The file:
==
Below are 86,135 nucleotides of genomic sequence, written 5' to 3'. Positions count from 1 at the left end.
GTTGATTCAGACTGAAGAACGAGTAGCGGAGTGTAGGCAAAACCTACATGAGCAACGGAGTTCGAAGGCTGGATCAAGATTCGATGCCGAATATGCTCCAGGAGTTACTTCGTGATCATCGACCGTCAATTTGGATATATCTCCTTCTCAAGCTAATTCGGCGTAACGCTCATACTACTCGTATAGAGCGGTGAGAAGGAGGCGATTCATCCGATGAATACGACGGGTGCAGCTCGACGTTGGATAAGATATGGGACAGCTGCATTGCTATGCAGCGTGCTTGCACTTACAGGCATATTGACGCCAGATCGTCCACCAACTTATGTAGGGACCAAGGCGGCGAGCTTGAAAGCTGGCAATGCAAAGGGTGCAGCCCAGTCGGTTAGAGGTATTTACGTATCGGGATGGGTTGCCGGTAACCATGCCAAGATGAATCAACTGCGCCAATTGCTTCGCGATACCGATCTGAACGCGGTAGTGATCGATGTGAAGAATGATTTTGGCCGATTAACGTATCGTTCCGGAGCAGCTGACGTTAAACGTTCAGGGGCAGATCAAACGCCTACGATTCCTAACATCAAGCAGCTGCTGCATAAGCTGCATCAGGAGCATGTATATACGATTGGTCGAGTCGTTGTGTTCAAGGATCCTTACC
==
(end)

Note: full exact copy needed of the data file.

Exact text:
Below are 86,135 nucleotides of genomic sequence, written 5' to 3'. Positions count from 1 at the left end.
GTTGATTCAGACTGAAGAACGAGTAGCGGAGTGTAGGCAAAACCTACATGAGCAACGGAGTTCGAAGGCTGGATCAAGATTCGATGCCGAATATGCTCCAGGAGTTACTTCGTGATCATCGACCGTCAATTTGGATATATCTCCTTCTCAAGCTAATTCGGCGTAACGCTCATACTACTCGTATAGAGCGGTGAGAAGGAGGCGATTCATCCGATGAATACGACGGGTGCAGCTCGACGTTGGATAAGATATGGGACAGCTGCATTGCTATGCAGCGTGCTTGCACTTACAGGCATATTGACGCCAGATCGTCCACCAACTTATGTAGGGACCAAGGCGGCGAGCTTGAAAGCTGGCAATGCAAAGGGTGCAGCCCAGTCGGTTAGAGGTATTTACGTATCGGGATGGGTTGCCGGTAACCATGCCAAGATGAATCAACTGCGCCAATTGCTTCGCGATACCGATCTGAACGCGGTAGTGATCGATGTGAAGAATGATTTTGGCCGATTAACGTATCGTTCCGGAGCAGCTGACGTTAAACGTTCAGGGGCAGATCAAACGCCTACGATTCCTAACATCAAGCAGCTGCTGCATAAGCTGCATCAGGAGCATGTATATACGATTGGTCGAGTCGTTGTGTTCAAGGATCCTTACC